Using any enlarging tool at your disposal, you will see the living little white nodules that are the living parts of the coral of this species. The photo is not of dead or bleached coral, but living thriving beige coral. 

TonyG
December 3, 2021 7:30 am

“has been smeared by observational evidence.”

But remember, “observational evidence is not useful”…

Tom Abbott
Reply to  TonyG
December 3, 2021 8:34 am

“observational evidence is not useful”

You have to put that observational evidence through a computer before you can get any political value out of it.

Tom Abbott
December 3, 2021 8:40 am

CO2-caused Bleached Coral can take its place beside CO2-caused Ocean Acidification, as two of the dumber claims made by the Alarmists.

Good ole History destroys both claims.

Last edited 1 month ago by Tom Abbott
Duane
December 3, 2021 9:43 am

I really really really wish our side would focus on calling out the entire term “coral bleaching” as a fraud, which it most certainly is.

Coral don’t get “bleached” unless exposed to bleach. Period.

Coral temporarily lose their temporary population of symbiotic organisms, which makes them look lighter in color, and then get it back.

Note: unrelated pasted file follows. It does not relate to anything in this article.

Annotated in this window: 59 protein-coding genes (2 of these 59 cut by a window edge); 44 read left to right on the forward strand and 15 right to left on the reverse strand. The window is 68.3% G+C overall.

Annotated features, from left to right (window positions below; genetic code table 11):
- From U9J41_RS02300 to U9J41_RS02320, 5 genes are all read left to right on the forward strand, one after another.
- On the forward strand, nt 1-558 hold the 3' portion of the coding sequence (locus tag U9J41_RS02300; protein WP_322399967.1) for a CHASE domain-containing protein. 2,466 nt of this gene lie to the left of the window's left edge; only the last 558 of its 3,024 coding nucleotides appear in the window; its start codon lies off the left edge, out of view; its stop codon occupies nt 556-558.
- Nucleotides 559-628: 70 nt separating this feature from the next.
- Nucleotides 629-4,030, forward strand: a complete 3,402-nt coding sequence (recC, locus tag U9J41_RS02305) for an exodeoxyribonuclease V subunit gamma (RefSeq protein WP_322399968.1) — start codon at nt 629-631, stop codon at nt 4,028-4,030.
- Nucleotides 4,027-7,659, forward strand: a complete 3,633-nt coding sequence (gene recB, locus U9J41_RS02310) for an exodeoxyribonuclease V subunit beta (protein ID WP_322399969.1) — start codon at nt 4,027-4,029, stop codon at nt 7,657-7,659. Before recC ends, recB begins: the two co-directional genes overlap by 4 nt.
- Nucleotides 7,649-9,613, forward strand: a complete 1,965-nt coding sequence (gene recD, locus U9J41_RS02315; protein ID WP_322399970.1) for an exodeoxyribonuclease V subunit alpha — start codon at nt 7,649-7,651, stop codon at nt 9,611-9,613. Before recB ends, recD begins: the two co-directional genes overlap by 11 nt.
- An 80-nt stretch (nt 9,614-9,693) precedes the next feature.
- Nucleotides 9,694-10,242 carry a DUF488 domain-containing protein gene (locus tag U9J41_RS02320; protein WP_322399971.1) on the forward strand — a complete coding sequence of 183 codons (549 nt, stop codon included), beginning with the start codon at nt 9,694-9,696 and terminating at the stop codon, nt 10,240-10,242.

The term “bleaching” is purposefully used to wrongfully imply exposure to harmful chemical agents, especially chlorine bleach which most people are familiar with.

It’s real simple:

“If it ain’t bleach, then it ain’t bleaching.”

Mr.
Reply to  Duane
December 3, 2021 11:32 am

Well, the alarmists have discovered that the term “ocean ACIDIFICATION” works great with the media, so why not use the expression “coral BLEACHING” as well.

Propaganda has been turned up to 11 in today’s academia and media.

Duane
Reply to  Mr.
December 3, 2021 12:15 pm

Yup – it is scientifically impossible to “acidify” a buffered alkaline aqueous solution unless and until the pH drops below 7.’

But it does not sound very threatening when the term “ocean buffering” is used.